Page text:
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January 5, 2005

Tiger Woods


TODD BUDNICK: Welcome Tiger Woods to the 2005 Mercedes Championships. Tiger finished fourth on the PGA TOUR last year with one win at the WGC Accenture Match-Play Championship.

After two wins late in the season, one in Japan and your tournament, what's in store for 2005.

TIGER WOODS: Looking forward to it. That big off-season I had there, it was nice that I should kind of wind down a little bit but also very excited about the prospects of this year as well. The way last year ended, it made me really excited about this year.

TODD BUDNICK: There's not much time between your tournament and the Mercedes; did you get a chance to do anything?

TIGER WOODS: Yeah, I hung out with the family at home, it was great. I was out there in California with my mom and dad. It's just nice to be around there for the holidays. It's been -- didn't really get a chance to see them very much this year. It was nice to be around them.

Q. Tiger, at the start of '04, working on what you were working on, did you feel a feeling that it could be kind of like a growing pains year, and then how that compared to how you feel about your outlook going into '05.

TIGER WOODS: Any time you make changes, it's going to take a little time. Unfortunately it took longer than I would liked to have had it take, but just the way it is. I was proud of the way I was able to hang in there and contend in a lot of tournaments not hitting it at my best. All of a sudden at the end of the year, I started putting it together. From there I played some pretty good golf. It's very exciting.

Q. As an overview for the year you've been asked about rivalries for five or six years now and it seems like there's been a revolving door of them, Ernie, Phil, you can go on and on. Now it seems like we are at a stage like everyone, you're in the door with them and there's five or six guys that are on top. Wonder if you could just talk about that.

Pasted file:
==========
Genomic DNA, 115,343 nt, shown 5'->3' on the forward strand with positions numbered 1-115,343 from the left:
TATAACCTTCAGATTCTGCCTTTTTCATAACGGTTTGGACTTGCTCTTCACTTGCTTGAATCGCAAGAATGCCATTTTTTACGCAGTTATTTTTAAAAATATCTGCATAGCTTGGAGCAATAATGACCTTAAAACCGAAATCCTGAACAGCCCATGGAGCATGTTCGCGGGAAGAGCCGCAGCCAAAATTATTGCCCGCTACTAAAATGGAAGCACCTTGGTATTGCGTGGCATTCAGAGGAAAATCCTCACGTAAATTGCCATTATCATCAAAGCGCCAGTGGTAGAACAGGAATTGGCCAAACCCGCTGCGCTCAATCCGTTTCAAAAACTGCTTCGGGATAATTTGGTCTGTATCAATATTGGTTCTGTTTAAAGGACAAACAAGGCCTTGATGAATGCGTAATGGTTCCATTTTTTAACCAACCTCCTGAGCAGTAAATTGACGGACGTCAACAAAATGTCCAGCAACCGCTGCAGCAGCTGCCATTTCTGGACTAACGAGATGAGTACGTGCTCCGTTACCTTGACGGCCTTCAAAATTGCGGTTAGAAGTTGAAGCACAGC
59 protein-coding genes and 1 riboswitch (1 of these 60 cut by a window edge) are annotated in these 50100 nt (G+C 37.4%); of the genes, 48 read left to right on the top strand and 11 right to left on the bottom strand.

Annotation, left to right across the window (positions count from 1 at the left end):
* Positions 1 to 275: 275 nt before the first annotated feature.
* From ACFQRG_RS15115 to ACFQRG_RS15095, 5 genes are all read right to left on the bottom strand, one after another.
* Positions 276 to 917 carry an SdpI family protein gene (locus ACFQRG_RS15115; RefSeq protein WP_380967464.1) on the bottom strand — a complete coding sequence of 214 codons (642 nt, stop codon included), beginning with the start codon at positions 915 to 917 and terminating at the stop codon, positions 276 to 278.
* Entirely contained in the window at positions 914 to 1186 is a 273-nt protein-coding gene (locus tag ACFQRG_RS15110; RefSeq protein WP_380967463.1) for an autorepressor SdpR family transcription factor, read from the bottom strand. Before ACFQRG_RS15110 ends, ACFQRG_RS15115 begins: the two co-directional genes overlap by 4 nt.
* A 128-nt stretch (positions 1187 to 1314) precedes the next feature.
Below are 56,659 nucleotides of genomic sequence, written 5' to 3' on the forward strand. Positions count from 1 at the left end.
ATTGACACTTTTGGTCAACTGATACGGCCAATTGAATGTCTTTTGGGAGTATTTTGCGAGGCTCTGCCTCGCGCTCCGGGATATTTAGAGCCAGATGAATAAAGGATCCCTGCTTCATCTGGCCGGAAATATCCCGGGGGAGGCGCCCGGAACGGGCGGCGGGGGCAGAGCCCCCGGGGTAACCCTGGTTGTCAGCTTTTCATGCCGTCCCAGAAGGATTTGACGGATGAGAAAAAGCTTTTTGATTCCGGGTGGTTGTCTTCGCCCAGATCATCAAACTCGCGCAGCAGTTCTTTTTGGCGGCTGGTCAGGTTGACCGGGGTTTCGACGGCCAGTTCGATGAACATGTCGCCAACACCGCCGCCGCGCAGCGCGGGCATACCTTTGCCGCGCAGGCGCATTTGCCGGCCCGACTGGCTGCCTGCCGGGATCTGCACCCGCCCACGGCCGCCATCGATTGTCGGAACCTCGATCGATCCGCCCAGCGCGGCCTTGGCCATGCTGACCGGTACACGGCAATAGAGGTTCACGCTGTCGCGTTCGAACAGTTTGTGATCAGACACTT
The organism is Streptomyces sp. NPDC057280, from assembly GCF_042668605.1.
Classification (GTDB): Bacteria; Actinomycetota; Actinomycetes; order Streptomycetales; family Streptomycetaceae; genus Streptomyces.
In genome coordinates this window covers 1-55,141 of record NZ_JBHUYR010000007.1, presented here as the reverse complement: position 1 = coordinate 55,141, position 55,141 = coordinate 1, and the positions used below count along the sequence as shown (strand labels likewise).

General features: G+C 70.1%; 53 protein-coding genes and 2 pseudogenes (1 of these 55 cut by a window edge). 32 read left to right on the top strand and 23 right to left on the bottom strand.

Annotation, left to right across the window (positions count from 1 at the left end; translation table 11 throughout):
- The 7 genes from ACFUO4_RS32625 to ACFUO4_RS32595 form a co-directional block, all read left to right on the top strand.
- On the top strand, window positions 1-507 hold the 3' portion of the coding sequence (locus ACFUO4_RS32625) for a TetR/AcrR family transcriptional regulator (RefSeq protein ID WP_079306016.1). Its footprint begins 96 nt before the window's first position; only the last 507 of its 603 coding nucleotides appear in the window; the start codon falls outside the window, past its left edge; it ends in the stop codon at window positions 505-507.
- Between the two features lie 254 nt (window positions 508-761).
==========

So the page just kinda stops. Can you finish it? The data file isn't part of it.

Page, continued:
TIGER WOODS: Well, this year, this past year, I didn't really play my best, and consequently, I fell in the World Rankings and I didn't win as many times as I had over the past five years, and previous five years. Consequently, yeah, I did come back a little bit, but the guys also stepped it up, too. You know, Phil had a wonderful year, Vijay had a great year and Ernie came as close as close gets to winning three majors in one year. Could have won all four, actually. Just one of those things where I think Goose was up there, as well. There's like five guys.

Q. That's what I'm saying, can you remember a time when there have been that many top-notch players hitting their stride all at the same time?

TIGER WOODS: Yeah, probably back in like '98, '99, when you had me, Phil, Ernie, Vijay, Duval, Davis, we're all winning numerous tournaments each and every year.

Q. No majors?

TIGER WOODS: No, it's hard to win majors.

Q. It is?

TIGER WOODS: Slightly. (Smiling).

Q. Tiger, is the feeling that you have now similar what you had in '99 when you had your big run in '99?

TIGER WOODS: No. It's better.

Q. How so, Tiger?